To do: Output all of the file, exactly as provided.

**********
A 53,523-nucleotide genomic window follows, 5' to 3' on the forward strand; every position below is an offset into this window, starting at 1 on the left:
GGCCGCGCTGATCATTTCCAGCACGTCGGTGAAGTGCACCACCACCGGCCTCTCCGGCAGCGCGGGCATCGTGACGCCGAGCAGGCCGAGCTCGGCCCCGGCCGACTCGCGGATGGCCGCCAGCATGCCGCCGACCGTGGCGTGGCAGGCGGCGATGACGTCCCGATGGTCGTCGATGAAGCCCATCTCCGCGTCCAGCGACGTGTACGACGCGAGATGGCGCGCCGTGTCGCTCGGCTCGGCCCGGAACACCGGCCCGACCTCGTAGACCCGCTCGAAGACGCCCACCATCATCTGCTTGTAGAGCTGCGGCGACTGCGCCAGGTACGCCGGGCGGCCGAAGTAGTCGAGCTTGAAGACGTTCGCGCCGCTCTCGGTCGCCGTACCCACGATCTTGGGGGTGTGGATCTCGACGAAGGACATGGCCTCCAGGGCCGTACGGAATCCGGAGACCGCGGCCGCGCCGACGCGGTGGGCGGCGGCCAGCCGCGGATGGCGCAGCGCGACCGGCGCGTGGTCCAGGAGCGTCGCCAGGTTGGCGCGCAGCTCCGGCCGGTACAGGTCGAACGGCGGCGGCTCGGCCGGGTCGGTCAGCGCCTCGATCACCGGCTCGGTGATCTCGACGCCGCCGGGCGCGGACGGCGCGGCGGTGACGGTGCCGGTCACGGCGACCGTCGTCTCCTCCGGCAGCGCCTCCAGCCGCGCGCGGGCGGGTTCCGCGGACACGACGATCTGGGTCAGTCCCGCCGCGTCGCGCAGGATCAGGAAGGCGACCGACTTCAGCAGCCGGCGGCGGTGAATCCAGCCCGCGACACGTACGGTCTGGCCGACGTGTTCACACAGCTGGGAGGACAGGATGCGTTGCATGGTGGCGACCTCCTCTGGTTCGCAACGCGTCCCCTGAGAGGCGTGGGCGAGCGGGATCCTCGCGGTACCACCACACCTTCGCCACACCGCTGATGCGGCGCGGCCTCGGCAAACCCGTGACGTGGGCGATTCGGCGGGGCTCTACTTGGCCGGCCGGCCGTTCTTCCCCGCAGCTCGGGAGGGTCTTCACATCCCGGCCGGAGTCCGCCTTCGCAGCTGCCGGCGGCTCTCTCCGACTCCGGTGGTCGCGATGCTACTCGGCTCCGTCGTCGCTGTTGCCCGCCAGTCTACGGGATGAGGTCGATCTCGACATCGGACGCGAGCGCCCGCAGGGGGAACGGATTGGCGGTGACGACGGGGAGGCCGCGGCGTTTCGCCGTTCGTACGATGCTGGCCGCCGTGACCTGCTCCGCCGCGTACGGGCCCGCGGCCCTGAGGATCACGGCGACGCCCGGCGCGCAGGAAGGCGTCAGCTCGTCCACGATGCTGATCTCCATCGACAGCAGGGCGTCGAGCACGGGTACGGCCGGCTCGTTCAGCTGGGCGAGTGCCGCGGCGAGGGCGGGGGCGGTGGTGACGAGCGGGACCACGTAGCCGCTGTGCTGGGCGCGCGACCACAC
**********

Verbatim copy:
A 53,523-nucleotide genomic window follows, 5' to 3' on the forward strand; every position below is an offset into this window, starting at 1 on the left:
GGCCGCGCTGATCATTTCCAGCACGTCGGTGAAGTGCACCACCACCGGCCTCTCCGGCAGCGCGGGCATCGTGACGCCGAGCAGGCCGAGCTCGGCCCCGGCCGACTCGCGGATGGCCGCCAGCATGCCGCCGACCGTGGCGTGGCAGGCGGCGATGACGTCCCGATGGTCGTCGATGAAGCCCATCTCCGCGTCCAGCGACGTGTACGACGCGAGATGGCGCGCCGTGTCGCTCGGCTCGGCCCGGAACACCGGCCCGACCTCGTAGACCCGCTCGAAGACGCCCACCATCATCTGCTTGTAGAGCTGCGGCGACTGCGCCAGGTACGCCGGGCGGCCGAAGTAGTCGAGCTTGAAGACGTTCGCGCCGCTCTCGGTCGCCGTACCCACGATCTTGGGGGTGTGGATCTCGACGAAGGACATGGCCTCCAGGGCCGTACGGAATCCGGAGACCGCGGCCGCGCCGACGCGGTGGGCGGCGGCCAGCCGCGGATGGCGCAGCGCGACCGGCGCGTGGTCCAGGAGCGTCGCCAGGTTGGCGCGCAGCTCCGGCCGGTACAGGTCGAACGGCGGCGGCTCGGCCGGGTCGGTCAGCGCCTCGATCACCGGCTCGGTGATCTCGACGCCGCCGGGCGCGGACGGCGCGGCGGTGACGGTGCCGGTCACGGCGACCGTCGTCTCCTCCGGCAGCGCCTCCAGCCGCGCGCGGGCGGGTTCCGCGGACACGACGATCTGGGTCAGTCCCGCCGCGTCGCGCAGGATCAGGAAGGCGACCGACTTCAGCAGCCGGCGGCGGTGAATCCAGCCCGCGACACGTACGGTCTGGCCGACGTGTTCACACAGCTGGGAGGACAGGATGCGTTGCATGGTGGCGACCTCCTCTGGTTCGCAACGCGTCCCCTGAGAGGCGTGGGCGAGCGGGATCCTCGCGGTACCACCACACCTTCGCCACACCGCTGATGCGGCGCGGCCTCGGCAAACCCGTGACGTGGGCGATTCGGCGGGGCTCTACTTGGCCGGCCGGCCGTTCTTCCCCGCAGCTCGGGAGGGTCTTCACATCCCGGCCGGAGTCCGCCTTCGCAGCTGCCGGCGGCTCTCTCCGACTCCGGTGGTCGCGATGCTACTCGGCTCCGTCGTCGCTGTTGCCCGCCAGTCTACGGGATGAGGTCGATCTCGACATCGGACGCGAGCGCCCGCAGGGGGAACGGATTGGCGGTGACGACGGGGAGGCCGCGGCGTTTCGCCGTTCGTACGATGCTGGCCGCCGTGACCTGCTCCGCCGCGTACGGGCCCGCGGCCCTGAGGATCACGGCGACGCCCGGCGCGCAGGAAGGCGTCAGCTCGTCCACGATGCTGATCTCCATCGACAGCAGGGCGTCGAGCACGGGTACGGCCGGCTCGTTCAGCTGGGCGAGTGCCGCGGCGAGGGCGGGGGCGGTGGTGACGAGCGGGACCACGTAGCCGCTGTGCTGGGCGCGCGACCACAC